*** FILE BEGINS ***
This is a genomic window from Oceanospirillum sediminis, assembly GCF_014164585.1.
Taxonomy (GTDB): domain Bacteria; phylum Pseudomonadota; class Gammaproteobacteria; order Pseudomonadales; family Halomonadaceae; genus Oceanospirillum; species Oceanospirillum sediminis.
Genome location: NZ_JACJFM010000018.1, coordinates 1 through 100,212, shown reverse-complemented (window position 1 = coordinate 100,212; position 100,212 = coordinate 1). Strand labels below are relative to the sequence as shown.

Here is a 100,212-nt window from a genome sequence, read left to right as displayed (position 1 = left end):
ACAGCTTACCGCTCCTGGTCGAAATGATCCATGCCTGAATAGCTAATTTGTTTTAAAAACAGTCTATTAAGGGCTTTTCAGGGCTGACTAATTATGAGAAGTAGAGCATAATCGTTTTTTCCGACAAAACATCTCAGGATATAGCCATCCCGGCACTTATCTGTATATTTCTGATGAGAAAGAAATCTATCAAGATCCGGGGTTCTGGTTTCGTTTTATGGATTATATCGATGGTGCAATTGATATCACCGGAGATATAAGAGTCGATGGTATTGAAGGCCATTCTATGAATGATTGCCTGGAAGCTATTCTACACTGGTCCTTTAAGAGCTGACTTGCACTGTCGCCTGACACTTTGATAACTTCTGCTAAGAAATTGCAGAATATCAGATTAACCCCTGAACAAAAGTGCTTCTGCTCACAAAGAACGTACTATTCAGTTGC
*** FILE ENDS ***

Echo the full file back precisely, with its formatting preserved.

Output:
This is a genomic window from Oceanospirillum sediminis, assembly GCF_014164585.1.
Taxonomy (GTDB): domain Bacteria; phylum Pseudomonadota; class Gammaproteobacteria; order Pseudomonadales; family Halomonadaceae; genus Oceanospirillum; species Oceanospirillum sediminis.
Genome location: NZ_JACJFM010000018.1, coordinates 1 through 100,212, shown reverse-complemented (window position 1 = coordinate 100,212; position 100,212 = coordinate 1). Strand labels below are relative to the sequence as shown.

Here is a 100,212-nt window from a genome sequence, read left to right as displayed (position 1 = left end):
ACAGCTTACCGCTCCTGGTCGAAATGATCCATGCCTGAATAGCTAATTTGTTTTAAAAACAGTCTATTAAGGGCTTTTCAGGGCTGACTAATTATGAGAAGTAGAGCATAATCGTTTTTTCCGACAAAACATCTCAGGATATAGCCATCCCGGCACTTATCTGTATATTTCTGATGAGAAAGAAATCTATCAAGATCCGGGGTTCTGGTTTCGTTTTATGGATTATATCGATGGTGCAATTGATATCACCGGAGATATAAGAGTCGATGGTATTGAAGGCCATTCTATGAATGATTGCCTGGAAGCTATTCTACACTGGTCCTTTAAGAGCTGACTTGCACTGTCGCCTGACACTTTGATAACTTCTGCTAAGAAATTGCAGAATATCAGATTAACCCCTGAACAAAAGTGCTTCTGCTCACAAAGAACGTACTATTCAGTTGC